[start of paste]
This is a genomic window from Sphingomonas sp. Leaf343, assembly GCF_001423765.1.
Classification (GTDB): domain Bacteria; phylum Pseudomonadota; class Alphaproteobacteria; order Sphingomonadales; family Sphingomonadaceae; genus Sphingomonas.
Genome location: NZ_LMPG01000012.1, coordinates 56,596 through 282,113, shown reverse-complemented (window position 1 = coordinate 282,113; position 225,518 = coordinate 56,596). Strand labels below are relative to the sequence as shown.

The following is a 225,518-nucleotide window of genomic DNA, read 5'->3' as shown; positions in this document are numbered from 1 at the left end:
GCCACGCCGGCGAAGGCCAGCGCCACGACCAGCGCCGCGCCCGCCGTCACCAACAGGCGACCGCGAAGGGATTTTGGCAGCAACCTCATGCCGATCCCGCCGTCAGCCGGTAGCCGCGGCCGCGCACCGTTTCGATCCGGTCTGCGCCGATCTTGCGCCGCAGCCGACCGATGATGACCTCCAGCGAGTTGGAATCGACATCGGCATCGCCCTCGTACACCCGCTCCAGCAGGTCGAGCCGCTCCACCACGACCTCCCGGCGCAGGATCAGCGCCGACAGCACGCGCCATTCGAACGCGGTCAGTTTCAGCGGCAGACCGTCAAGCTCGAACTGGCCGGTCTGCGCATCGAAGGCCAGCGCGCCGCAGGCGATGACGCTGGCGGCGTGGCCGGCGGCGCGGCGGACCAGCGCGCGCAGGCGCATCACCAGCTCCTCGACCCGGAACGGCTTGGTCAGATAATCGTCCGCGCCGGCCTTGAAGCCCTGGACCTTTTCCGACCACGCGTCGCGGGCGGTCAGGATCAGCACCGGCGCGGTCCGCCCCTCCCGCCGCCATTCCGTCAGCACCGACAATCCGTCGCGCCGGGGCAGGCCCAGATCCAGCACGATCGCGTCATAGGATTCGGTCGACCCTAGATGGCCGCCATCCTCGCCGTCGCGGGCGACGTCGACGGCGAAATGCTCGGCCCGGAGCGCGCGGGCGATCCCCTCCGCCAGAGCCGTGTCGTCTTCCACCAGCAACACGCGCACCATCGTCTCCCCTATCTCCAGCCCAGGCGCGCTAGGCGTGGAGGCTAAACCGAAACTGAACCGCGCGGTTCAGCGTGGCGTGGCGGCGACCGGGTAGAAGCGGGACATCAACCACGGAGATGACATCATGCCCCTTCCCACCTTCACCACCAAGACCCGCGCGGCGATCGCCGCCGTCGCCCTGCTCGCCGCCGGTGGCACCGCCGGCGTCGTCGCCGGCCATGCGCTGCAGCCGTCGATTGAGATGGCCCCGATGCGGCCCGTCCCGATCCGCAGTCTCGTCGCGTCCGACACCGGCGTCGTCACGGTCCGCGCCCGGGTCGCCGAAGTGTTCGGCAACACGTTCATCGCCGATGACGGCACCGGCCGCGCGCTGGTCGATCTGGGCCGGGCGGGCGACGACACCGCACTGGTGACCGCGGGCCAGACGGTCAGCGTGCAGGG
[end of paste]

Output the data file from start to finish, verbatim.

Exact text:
This is a genomic window from Sphingomonas sp. Leaf343, assembly GCF_001423765.1.
Classification (GTDB): domain Bacteria; phylum Pseudomonadota; class Alphaproteobacteria; order Sphingomonadales; family Sphingomonadaceae; genus Sphingomonas.
Genome location: NZ_LMPG01000012.1, coordinates 56,596 through 282,113, shown reverse-complemented (window position 1 = coordinate 282,113; position 225,518 = coordinate 56,596). Strand labels below are relative to the sequence as shown.

The following is a 225,518-nucleotide window of genomic DNA, read 5'->3' as shown; positions in this document are numbered from 1 at the left end:
GCCACGCCGGCGAAGGCCAGCGCCACGACCAGCGCCGCGCCCGCCGTCACCAACAGGCGACCGCGAAGGGATTTTGGCAGCAACCTCATGCCGATCCCGCCGTCAGCCGGTAGCCGCGGCCGCGCACCGTTTCGATCCGGTCTGCGCCGATCTTGCGCCGCAGCCGACCGATGATGACCTCCAGCGAGTTGGAATCGACATCGGCATCGCCCTCGTACACCCGCTCCAGCAGGTCGAGCCGCTCCACCACGACCTCCCGGCGCAGGATCAGCGCCGACAGCACGCGCCATTCGAACGCGGTCAGTTTCAGCGGCAGACCGTCAAGCTCGAACTGGCCGGTCTGCGCATCGAAGGCCAGCGCGCCGCAGGCGATGACGCTGGCGGCGTGGCCGGCGGCGCGGCGGACCAGCGCGCGCAGGCGCATCACCAGCTCCTCGACCCGGAACGGCTTGGTCAGATAATCGTCCGCGCCGGCCTTGAAGCCCTGGACCTTTTCCGACCACGCGTCGCGGGCGGTCAGGATCAGCACCGGCGCGGTCCGCCCCTCCCGCCGCCATTCCGTCAGCACCGACAATCCGTCGCGCCGGGGCAGGCCCAGATCCAGCACGATCGCGTCATAGGATTCGGTCGACCCTAGATGGCCGCCATCCTCGCCGTCGCGGGCGACGTCGACGGCGAAATGCTCGGCCCGGAGCGCGCGGGCGATCCCCTCCGCCAGAGCCGTGTCGTCTTCCACCAGCAACACGCGCACCATCGTCTCCCCTATCTCCAGCCCAGGCGCGCTAGGCGTGGAGGCTAAACCGAAACTGAACCGCGCGGTTCAGCGTGGCGTGGCGGCGACCGGGTAGAAGCGGGACATCAACCACGGAGATGACATCATGCCCCTTCCCACCTTCACCACCAAGACCCGCGCGGCGATCGCCGCCGTCGCCCTGCTCGCCGCCGGTGGCACCGCCGGCGTCGTCGCCGGCCATGCGCTGCAGCCGTCGATTGAGATGGCCCCGATGCGGCCCGTCCCGATCCGCAGTCTCGTCGCGTCCGACACCGGCGTCGTCACGGTCCGCGCCCGGGTCGCCGAAGTGTTCGGCAACACGTTCATCGCCGATGACGGCACCGGCCGCGCGCTGGTCGATCTGGGCCGGGCGGGCGACGACACCGCACTGGTGACCGCGGGCCAGACGGTCAGCGTGCAGGG